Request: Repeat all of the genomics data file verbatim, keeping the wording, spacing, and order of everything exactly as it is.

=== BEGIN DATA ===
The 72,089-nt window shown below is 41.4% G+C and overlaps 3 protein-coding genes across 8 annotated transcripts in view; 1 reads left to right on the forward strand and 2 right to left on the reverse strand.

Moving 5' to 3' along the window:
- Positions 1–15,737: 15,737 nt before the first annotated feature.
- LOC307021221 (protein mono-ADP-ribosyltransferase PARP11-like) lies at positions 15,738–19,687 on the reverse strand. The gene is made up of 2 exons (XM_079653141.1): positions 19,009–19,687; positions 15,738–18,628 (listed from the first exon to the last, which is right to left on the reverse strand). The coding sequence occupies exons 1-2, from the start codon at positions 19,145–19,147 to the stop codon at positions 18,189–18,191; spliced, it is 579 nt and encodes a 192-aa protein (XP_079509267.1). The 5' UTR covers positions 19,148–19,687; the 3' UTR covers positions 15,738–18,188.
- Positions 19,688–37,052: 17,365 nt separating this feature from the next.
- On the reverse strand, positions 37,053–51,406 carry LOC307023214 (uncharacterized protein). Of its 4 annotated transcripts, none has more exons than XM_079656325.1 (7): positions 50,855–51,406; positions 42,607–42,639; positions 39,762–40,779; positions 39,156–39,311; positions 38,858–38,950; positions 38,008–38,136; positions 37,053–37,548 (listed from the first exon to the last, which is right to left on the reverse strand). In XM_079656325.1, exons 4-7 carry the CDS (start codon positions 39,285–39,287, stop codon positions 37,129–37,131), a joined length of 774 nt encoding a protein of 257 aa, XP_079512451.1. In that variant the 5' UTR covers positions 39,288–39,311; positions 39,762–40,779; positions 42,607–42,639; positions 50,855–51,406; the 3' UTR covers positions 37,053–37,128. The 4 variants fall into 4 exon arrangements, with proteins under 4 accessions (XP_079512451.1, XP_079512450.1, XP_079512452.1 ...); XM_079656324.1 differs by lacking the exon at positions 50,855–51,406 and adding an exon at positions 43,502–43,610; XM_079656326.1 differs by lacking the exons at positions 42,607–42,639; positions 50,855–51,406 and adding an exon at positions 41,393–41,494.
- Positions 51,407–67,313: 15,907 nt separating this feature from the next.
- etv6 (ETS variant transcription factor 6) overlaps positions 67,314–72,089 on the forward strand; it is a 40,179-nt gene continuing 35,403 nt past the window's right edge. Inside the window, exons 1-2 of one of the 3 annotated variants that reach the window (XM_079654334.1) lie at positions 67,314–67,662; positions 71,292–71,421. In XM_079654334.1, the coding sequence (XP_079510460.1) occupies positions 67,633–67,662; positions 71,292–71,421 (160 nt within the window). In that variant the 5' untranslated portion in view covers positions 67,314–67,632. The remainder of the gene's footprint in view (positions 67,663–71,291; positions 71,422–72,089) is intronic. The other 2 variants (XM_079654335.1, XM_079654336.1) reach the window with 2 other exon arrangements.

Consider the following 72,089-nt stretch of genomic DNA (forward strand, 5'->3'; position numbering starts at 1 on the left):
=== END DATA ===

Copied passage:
The 72,089-nt window shown below is 41.4% G+C and overlaps 3 protein-coding genes across 8 annotated transcripts in view; 1 reads left to right on the forward strand and 2 right to left on the reverse strand.

Moving 5' to 3' along the window:
- Positions 1–15,737: 15,737 nt before the first annotated feature.
- LOC307021221 (protein mono-ADP-ribosyltransferase PARP11-like) lies at positions 15,738–19,687 on the reverse strand. The gene is made up of 2 exons (XM_079653141.1): positions 19,009–19,687; positions 15,738–18,628 (listed from the first exon to the last, which is right to left on the reverse strand). The coding sequence occupies exons 1-2, from the start codon at positions 19,145–19,147 to the stop codon at positions 18,189–18,191; spliced, it is 579 nt and encodes a 192-aa protein (XP_079509267.1). The 5' UTR covers positions 19,148–19,687; the 3' UTR covers positions 15,738–18,188.
- Positions 19,688–37,052: 17,365 nt separating this feature from the next.
- On the reverse strand, positions 37,053–51,406 carry LOC307023214 (uncharacterized protein). Of its 4 annotated transcripts, none has more exons than XM_079656325.1 (7): positions 50,855–51,406; positions 42,607–42,639; positions 39,762–40,779; positions 39,156–39,311; positions 38,858–38,950; positions 38,008–38,136; positions 37,053–37,548 (listed from the first exon to the last, which is right to left on the reverse strand). In XM_079656325.1, exons 4-7 carry the CDS (start codon positions 39,285–39,287, stop codon positions 37,129–37,131), a joined length of 774 nt encoding a protein of 257 aa, XP_079512451.1. In that variant the 5' UTR covers positions 39,288–39,311; positions 39,762–40,779; positions 42,607–42,639; positions 50,855–51,406; the 3' UTR covers positions 37,053–37,128. The 4 variants fall into 4 exon arrangements, with proteins under 4 accessions (XP_079512451.1, XP_079512450.1, XP_079512452.1 ...); XM_079656324.1 differs by lacking the exon at positions 50,855–51,406 and adding an exon at positions 43,502–43,610; XM_079656326.1 differs by lacking the exons at positions 42,607–42,639; positions 50,855–51,406 and adding an exon at positions 41,393–41,494.
- Positions 51,407–67,313: 15,907 nt separating this feature from the next.
- etv6 (ETS variant transcription factor 6) overlaps positions 67,314–72,089 on the forward strand; it is a 40,179-nt gene continuing 35,403 nt past the window's right edge. Inside the window, exons 1-2 of one of the 3 annotated variants that reach the window (XM_079654334.1) lie at positions 67,314–67,662; positions 71,292–71,421. In XM_079654334.1, the coding sequence (XP_079510460.1) occupies positions 67,633–67,662; positions 71,292–71,421 (160 nt within the window). In that variant the 5' untranslated portion in view covers positions 67,314–67,632. The remainder of the gene's footprint in view (positions 67,663–71,291; positions 71,422–72,089) is intronic. The other 2 variants (XM_079654335.1, XM_079654336.1) reach the window with 2 other exon arrangements.

Consider the following 72,089-nt stretch of genomic DNA (forward strand, 5'->3'; position numbering starts at 1 on the left):